The Writing Class (Jaswinder Bolina, Poetry Magazine, 11-12-14) On privilege, the AWP-industrial complex, and why poetry doesn’t seem to matter. "Graduate school endorses the idea that we are rare and recruited for our talents, but the more accurate statement might be that we are rare only because we have access to graduate school. Once there, we’re taught to engage in the thinking and behaviors of academic culture, a collective entity whose origins and practices don’t have anything to do with the working and low-income classes we’re more accurately a part of when we don’t land a tenure-track job."
And what the heck: How to Write and Sell Greeting Cards, Bumper Stickers, T-Shirts and Other Fun Stuff by Molly Wigand, one of several books on a field poets might consider as a sideline!

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Punctuating poetry (and line breaks)

Breaking Grammar Rules in Poetry Writing (Melissa Donovan, Writing Forward)
Punctuating Poetry Part One by LaMonica (Deviant Art)
To Punctuate or Not (Sheila Packa, 8-9-11). Interesting explanation of the punctuation of three poets (Lucille Clifton, Lorine Niedecker, e.e. cummings) who do NOT use much punctuation, so when they do it usually means something or serves a poetic purpose.
Hannah Ensor on Denise Levertov's "On the Function of the Line" (1979) (Essay Daily, 12-14-18) See also Some Notes on Organic Form (Denise Levertov, Poetry Foundation) and On the Function of the Line (posted at UA Little Rock)
Punctuation and Line Breaks in Poetry (Ann L. Camy, Poetry Society of Colorado)
crush me back to sleep (SycamoreSea, Deviant Art, 3-30-15). A good example of a poem with (almost) no punctuation.

" Once, poets were magicians. Poets were strong, stronger than warriors or kings — stronger than old hapless gods. And they will be strong once again."~Greg Bear

Arts and poetry organizations

Academy of American Poets (Poets.org). Founded in 1934 to support American poets at all stages of their careers and to foster the appreciation of contemporary poetry— the producer of Poets.org, Poem-a-Day, National Poetry Month, and more.  See their Facebook page, sign up for their Poem a Day page, and check out their archive of more than 3,000 biographies of contemporary and classic poets, among other resources.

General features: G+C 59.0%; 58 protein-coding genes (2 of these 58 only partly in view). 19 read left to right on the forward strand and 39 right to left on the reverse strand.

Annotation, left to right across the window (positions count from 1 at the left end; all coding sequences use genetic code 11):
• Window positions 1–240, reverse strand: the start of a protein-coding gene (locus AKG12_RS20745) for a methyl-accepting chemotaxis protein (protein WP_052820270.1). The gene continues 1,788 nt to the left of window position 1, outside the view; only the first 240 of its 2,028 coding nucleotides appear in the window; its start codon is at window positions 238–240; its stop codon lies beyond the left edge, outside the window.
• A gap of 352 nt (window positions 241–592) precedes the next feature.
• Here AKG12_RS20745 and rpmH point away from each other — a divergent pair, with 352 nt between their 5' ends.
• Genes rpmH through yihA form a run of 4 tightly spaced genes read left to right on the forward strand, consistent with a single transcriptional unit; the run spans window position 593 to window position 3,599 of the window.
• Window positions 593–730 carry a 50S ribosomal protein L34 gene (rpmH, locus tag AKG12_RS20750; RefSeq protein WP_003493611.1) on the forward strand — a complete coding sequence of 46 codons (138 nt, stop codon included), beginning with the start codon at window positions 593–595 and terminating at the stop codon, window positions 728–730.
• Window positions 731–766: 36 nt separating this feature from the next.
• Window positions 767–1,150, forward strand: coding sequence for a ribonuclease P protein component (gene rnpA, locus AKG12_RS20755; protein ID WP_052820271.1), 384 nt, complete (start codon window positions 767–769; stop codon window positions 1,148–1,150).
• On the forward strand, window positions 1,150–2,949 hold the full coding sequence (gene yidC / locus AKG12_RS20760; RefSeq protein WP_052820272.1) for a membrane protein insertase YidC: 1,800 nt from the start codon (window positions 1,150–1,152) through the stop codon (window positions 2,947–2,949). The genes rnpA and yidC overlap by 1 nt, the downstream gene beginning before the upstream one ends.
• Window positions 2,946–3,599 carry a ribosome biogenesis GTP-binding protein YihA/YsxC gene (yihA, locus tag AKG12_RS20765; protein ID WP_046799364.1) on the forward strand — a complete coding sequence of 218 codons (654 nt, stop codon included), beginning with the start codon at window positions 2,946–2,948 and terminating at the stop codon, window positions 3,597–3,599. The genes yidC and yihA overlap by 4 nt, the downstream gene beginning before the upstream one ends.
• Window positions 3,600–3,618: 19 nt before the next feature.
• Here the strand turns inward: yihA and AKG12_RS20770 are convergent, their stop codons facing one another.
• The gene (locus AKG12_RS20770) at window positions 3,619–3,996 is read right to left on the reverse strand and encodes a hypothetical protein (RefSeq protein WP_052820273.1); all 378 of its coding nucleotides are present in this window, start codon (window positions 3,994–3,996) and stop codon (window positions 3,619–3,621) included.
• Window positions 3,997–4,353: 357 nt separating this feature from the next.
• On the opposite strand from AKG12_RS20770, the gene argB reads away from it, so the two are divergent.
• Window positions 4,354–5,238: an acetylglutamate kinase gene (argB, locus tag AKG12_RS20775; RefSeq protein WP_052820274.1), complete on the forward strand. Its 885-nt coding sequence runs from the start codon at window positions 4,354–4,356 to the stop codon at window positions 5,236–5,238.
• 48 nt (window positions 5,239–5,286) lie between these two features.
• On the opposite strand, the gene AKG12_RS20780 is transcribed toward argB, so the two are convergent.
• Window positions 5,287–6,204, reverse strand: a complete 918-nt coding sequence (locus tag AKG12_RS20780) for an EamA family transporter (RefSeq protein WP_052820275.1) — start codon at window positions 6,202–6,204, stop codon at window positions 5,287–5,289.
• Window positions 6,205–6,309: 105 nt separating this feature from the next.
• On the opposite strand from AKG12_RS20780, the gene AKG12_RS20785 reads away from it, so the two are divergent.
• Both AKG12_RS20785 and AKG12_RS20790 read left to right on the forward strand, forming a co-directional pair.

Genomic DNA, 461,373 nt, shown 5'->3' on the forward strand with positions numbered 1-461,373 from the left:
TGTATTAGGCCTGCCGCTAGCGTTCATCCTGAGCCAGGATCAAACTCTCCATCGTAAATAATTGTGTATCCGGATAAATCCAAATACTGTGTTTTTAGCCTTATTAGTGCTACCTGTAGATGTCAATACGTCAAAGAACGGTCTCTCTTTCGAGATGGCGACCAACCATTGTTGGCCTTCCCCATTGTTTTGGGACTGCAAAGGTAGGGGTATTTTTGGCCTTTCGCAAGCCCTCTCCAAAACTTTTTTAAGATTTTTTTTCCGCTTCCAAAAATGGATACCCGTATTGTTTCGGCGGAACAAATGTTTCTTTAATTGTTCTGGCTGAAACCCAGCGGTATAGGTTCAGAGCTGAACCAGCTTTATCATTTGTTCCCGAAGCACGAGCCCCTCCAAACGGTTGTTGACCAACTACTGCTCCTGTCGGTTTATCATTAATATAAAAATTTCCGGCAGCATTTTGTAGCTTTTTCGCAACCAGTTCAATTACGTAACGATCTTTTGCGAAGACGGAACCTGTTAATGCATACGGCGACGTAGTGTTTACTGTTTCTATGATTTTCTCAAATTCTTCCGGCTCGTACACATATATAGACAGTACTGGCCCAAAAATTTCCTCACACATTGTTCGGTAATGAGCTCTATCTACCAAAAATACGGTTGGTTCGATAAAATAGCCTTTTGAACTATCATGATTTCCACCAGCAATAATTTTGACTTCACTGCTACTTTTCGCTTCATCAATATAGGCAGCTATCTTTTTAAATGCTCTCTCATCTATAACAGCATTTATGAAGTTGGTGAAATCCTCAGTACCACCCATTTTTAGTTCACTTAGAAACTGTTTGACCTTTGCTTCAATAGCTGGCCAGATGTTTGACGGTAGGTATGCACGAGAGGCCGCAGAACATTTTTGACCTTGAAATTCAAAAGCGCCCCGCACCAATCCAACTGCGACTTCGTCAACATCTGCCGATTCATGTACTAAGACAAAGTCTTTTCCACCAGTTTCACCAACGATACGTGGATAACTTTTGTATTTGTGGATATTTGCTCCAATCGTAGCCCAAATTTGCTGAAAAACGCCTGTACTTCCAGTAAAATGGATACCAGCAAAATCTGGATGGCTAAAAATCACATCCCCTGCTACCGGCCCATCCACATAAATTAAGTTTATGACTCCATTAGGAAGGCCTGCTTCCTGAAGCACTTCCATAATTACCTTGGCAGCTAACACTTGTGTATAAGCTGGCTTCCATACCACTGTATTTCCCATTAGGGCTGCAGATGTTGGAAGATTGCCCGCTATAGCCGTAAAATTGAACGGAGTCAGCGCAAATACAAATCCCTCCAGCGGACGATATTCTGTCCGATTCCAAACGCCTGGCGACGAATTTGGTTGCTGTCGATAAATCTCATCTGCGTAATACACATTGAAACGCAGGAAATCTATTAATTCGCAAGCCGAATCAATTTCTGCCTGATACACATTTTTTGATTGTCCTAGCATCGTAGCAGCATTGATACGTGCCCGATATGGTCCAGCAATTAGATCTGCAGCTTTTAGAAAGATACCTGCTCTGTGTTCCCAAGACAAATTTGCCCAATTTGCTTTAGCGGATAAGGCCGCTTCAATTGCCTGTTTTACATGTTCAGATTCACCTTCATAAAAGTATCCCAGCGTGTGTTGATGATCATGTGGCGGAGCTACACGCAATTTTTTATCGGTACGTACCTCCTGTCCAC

American poets prizes (Academy of American Poets)
Association of Writers & Writing Programs (AWP) pocast series
Authors Guild (this professional organization for published authors and freelance writers offers advice on contracts royalty statements, and protecting authors' rights and lobbies on issues related to copyright, taxation, and freedom of expression)
Button Poetry produces, distributes, and promotes spoken word and performance poetry, broadcasting today's best and brightest poets on a daily video (via YouTube)
Community of Literary Magazines and Presses (CLMP, frequently asked questions page)
From the Fishouse (an audio archive of emerging poets)
How a Poem Happens (Contemporary Poets Discuss the Making of Poems)
LitLine, its list of organizations devoted to keeping literature alive
Haiku Society of America (promoting Haiku in English)
IndieFeed: Performance Poetry (the best spoken word artists working in the field today). Has ceased releasing new shows but old ones are still online.
Jupiter 88 (a video journal of contemporary poetry, hosted by CA Conrad)
Library of Congress Poet Vision Video Series
Library of Congress: The Poet & the Poem Series (audio podcasts, in two parts)
Literary Hub (poetry section)
MotionPoems (videos based on poetry)
Moving Poems (the best poetry videos on the web)
The National Association for Poetry Therapy (NAPT)
National Federation of State Poetry Societies
National Poetry Map (find poets and poetry near you)
New Pages literary links
Northern Poetry Review (Canada)
PEN American Center
Poem Elf
Poem Talk (Poetry Foundation discussions of poems)
Poetry @ Princeton
Poetry Foundation (articles, tools, blog, Poetry Magazine)
The Poetry Book Society (UK)
Poetry Pacific (a literary e.zine)
The Poetry Society (UK)
Poetry Society of America (PSA)
Poetry Society of Virginia
Poetry Space (UK)
Poetry Spoken Here (the finest poetry, read and performed)
*** Poets & Writers (a very helpful site)
Poets & Writers Great poetry resources in the DC/Capital area.
Poets House (a national poetry library and literary center)
Poets in Need (provides emergency assistance to poets who have an established presence in the literary community and a substantive body of published work)
Primal School (a place to learn how a poem is made)
Resources for New Poets & Fiction Writers (Kathryn Mockler's site)
The Society of Classical Poets ("Rhyming, rhythmic, and rapturous")
Speakeasy (Poets & Writers forum)
Teachers & Writers Collaborative
Twitter list of small literary presses and journals

" A poem is like a score for the human voice." ~ Li-Young Lee

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Poetry awards and contests

It is a sad fact about our culture that a poet can earn much more money
writing or talking about his art than he can by practicing it.” ~ W.H. Auden

***Poets & Writers' detailed list of contests, grants, and awards